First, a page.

"Radiology plays a central role in the management of renal trauma, both from a diagnostic and therapeutic viewpoint," noted Dr. Marie Bambrick and colleagues at St. James's Hospital. "Accurate evaluation of renal injuries on CT can often allow a nonoperative approach and improve patient outcome. Detection and accurate grading of injuries on the imaging findings is, therefore, of critical importance."
Renal injury occurs in about 5% of all trauma cases and 10% of abdominal trauma patients; in most cases, the renal injury results from blunt trauma (90%), with penetrating injuries accounting for only 10% of cases, they explained.
The mechanism of injury in blunt trauma can be due to direct impact or rapid deceleration, such as in road traffic accidents (RTAs) or a fall from a height. While road accidents usually result in injury to the renal parenchyma (contusions, hematomas, and lacerations), a fall from a height can cause injury at the renal pedicle, where it is more mobile within the abdominal cavity.
A 33-year-old man following a road traffic accident. There is fragmentation of a horseshoe kidney with a large retroperitoneal hematoma (a) and extravasation of contrast-enhanced urine from the collecting system indicating collecting system injury (b). Horseshoe kidneys are more vulnerable to injury in blunt abdominal trauma due to their position anterior to the spinal column. All images courtesy of Dr. Marie Bambrick. © Radiology Department, St James's Hospital, Dublin.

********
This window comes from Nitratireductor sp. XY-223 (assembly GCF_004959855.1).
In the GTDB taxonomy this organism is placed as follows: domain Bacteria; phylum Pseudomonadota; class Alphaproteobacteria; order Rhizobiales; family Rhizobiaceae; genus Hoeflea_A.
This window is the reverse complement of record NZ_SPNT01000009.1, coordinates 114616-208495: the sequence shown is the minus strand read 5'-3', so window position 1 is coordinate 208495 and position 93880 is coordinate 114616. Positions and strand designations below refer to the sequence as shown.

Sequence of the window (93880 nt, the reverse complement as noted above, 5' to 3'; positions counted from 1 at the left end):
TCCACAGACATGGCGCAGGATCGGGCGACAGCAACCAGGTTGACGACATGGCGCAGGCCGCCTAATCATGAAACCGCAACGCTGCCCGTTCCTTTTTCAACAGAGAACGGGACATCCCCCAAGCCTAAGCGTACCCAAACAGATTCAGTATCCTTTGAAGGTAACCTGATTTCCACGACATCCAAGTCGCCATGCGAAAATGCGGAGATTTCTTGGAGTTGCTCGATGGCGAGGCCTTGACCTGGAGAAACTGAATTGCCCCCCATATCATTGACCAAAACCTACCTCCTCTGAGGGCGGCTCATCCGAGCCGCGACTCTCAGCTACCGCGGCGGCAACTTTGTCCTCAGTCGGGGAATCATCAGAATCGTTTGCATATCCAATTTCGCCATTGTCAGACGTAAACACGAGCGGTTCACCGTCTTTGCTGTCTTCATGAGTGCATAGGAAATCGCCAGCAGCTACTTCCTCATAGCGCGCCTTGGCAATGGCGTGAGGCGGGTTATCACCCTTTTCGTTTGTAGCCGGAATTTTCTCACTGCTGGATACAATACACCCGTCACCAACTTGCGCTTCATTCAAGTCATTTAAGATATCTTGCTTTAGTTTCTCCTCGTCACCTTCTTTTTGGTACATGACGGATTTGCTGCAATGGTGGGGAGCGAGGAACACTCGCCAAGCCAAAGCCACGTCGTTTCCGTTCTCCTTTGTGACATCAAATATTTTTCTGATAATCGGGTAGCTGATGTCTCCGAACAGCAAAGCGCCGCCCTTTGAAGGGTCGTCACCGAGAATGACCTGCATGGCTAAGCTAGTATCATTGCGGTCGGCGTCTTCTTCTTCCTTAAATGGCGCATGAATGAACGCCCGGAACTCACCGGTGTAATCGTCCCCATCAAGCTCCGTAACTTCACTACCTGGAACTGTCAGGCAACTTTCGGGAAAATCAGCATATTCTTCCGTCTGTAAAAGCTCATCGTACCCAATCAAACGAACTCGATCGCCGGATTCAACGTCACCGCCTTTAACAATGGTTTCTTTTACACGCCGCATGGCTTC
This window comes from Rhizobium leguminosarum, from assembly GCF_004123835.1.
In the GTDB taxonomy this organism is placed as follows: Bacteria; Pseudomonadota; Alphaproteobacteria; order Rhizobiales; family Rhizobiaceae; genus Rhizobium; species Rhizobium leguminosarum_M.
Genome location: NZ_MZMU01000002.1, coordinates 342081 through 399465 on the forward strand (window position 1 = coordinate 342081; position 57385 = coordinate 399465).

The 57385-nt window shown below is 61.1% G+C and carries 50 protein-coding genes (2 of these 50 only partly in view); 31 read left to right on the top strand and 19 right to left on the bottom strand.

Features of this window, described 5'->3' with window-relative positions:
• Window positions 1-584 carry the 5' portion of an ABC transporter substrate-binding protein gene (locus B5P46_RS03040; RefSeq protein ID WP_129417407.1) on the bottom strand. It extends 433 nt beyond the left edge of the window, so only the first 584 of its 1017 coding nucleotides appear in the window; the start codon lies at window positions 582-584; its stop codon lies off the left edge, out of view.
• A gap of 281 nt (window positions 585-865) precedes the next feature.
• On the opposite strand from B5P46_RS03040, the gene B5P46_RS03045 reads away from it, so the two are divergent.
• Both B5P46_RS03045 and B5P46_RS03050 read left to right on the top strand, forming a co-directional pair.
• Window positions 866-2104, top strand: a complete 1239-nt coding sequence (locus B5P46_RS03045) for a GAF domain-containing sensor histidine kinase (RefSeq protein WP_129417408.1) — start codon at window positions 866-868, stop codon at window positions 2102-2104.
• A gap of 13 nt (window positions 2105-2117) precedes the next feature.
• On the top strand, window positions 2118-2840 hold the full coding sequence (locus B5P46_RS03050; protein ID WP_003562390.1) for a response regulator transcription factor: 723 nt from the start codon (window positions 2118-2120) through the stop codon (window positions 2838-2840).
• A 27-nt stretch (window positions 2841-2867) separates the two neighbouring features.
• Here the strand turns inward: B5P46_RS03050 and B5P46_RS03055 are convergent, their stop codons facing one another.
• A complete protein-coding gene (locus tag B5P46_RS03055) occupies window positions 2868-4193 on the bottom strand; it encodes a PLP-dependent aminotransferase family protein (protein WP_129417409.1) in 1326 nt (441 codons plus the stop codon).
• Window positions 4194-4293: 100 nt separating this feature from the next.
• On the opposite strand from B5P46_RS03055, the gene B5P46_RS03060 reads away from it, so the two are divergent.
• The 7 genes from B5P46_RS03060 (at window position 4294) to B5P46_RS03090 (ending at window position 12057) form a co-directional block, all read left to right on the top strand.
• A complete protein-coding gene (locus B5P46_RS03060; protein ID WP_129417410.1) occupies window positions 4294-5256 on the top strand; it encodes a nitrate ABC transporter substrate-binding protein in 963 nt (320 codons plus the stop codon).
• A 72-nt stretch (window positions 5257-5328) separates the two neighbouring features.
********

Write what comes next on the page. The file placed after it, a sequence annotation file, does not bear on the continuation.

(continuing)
"Renal trauma is more severe in patients with underlying renal abnormalities, both congenital and acquired, for example horseshoe kidney, cross-fused ectopia, pelvic kidney, or hydronephrosis. In these patients, the assessment of renal injury on imaging can also be more challenging," Bambrick told delegates at ECR 2018.
Because surgical exploration for renal trauma has a high nephrectomy rate, it is commonly accepted that a conservative approach to management is preferable when possible, Bambrick continued. The following four steps are essential:
- Accurately stage the injury.
- Identify pre-existing renal pathology.
- Document the function/presence of the uninjured kidney.
- Identify injuries to other intra-abdominal organs.
Modalities other than CT have only a limited role in the imaging of acute renal trauma. A focused abdominal sonography in trauma (FAST) scan in the emergency department can be useful for identifying free intra-abdominal fluid, but it does not adequately assess the retroperitoneum and is not sensitive at detecting vascular injuries, according to the researchers. MRI is generally not practicable in acute trauma cases, but it may be used for follow-up.
A 46-year-old man post blunt trauma following assault. A linear focus of low attenuation is visible in the lower pole of the left kidney, representing a grade III laceration.
They urged everyone to get to know the CT renal trauma guidelines of the European Association of Urology and the American Urological Association, which broadly agree and can be summarized as follows:
- Hemodynamically unstable patients should be brought directly to the operating room for exploratory laparotomy.
- Stable patients who have undergone blunt abdominal trauma and have either gross hematuria or microscopic hematuria, as well as evidence of shock (i.e., systolic blood pressure [SBP] < 90 mm Hg), should undergo contrast-enhanced CT.